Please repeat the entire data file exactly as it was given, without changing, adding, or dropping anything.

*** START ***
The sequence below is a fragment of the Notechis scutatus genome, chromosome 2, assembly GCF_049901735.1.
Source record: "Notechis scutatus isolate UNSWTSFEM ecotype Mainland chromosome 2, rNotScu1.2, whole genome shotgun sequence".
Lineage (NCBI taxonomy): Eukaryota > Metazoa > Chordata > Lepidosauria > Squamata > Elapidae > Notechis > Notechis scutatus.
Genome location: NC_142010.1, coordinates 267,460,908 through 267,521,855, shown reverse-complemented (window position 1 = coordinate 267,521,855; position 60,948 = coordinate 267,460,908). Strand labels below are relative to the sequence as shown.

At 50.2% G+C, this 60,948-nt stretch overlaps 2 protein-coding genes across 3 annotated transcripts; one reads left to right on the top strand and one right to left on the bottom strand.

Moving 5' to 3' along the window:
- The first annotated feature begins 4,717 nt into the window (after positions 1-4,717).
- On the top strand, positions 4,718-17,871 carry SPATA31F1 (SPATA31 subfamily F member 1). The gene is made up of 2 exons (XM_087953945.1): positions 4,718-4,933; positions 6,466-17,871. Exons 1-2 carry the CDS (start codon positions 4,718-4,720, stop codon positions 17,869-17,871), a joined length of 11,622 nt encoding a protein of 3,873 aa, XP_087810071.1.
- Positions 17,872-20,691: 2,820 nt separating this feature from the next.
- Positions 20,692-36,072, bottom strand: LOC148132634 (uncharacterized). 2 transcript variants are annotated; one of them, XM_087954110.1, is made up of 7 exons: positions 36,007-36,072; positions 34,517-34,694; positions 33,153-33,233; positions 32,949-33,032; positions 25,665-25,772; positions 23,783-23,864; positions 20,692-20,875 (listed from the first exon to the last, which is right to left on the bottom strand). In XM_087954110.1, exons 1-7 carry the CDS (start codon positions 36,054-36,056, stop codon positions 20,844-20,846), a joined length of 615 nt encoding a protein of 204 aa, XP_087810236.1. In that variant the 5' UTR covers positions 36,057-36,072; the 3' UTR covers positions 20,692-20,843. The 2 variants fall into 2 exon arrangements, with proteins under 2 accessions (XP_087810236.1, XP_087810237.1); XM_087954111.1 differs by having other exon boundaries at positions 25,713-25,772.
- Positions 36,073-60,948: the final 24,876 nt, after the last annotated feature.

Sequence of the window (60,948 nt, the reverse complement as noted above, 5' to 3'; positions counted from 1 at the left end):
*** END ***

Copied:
The sequence below is a fragment of the Notechis scutatus genome, chromosome 2, assembly GCF_049901735.1.
Source record: "Notechis scutatus isolate UNSWTSFEM ecotype Mainland chromosome 2, rNotScu1.2, whole genome shotgun sequence".
Lineage (NCBI taxonomy): Eukaryota > Metazoa > Chordata > Lepidosauria > Squamata > Elapidae > Notechis > Notechis scutatus.
Genome location: NC_142010.1, coordinates 267,460,908 through 267,521,855, shown reverse-complemented (window position 1 = coordinate 267,521,855; position 60,948 = coordinate 267,460,908). Strand labels below are relative to the sequence as shown.

At 50.2% G+C, this 60,948-nt stretch overlaps 2 protein-coding genes across 3 annotated transcripts; one reads left to right on the top strand and one right to left on the bottom strand.

Moving 5' to 3' along the window:
- The first annotated feature begins 4,717 nt into the window (after positions 1-4,717).
- On the top strand, positions 4,718-17,871 carry SPATA31F1 (SPATA31 subfamily F member 1). The gene is made up of 2 exons (XM_087953945.1): positions 4,718-4,933; positions 6,466-17,871. Exons 1-2 carry the CDS (start codon positions 4,718-4,720, stop codon positions 17,869-17,871), a joined length of 11,622 nt encoding a protein of 3,873 aa, XP_087810071.1.
- Positions 17,872-20,691: 2,820 nt separating this feature from the next.
- Positions 20,692-36,072, bottom strand: LOC148132634 (uncharacterized). 2 transcript variants are annotated; one of them, XM_087954110.1, is made up of 7 exons: positions 36,007-36,072; positions 34,517-34,694; positions 33,153-33,233; positions 32,949-33,032; positions 25,665-25,772; positions 23,783-23,864; positions 20,692-20,875 (listed from the first exon to the last, which is right to left on the bottom strand). In XM_087954110.1, exons 1-7 carry the CDS (start codon positions 36,054-36,056, stop codon positions 20,844-20,846), a joined length of 615 nt encoding a protein of 204 aa, XP_087810236.1. In that variant the 5' UTR covers positions 36,057-36,072; the 3' UTR covers positions 20,692-20,843. The 2 variants fall into 2 exon arrangements, with proteins under 2 accessions (XP_087810236.1, XP_087810237.1); XM_087954111.1 differs by having other exon boundaries at positions 25,713-25,772.
- Positions 36,073-60,948: the final 24,876 nt, after the last annotated feature.

Sequence of the window (60,948 nt, the reverse complement as noted above, 5' to 3'; positions counted from 1 at the left end):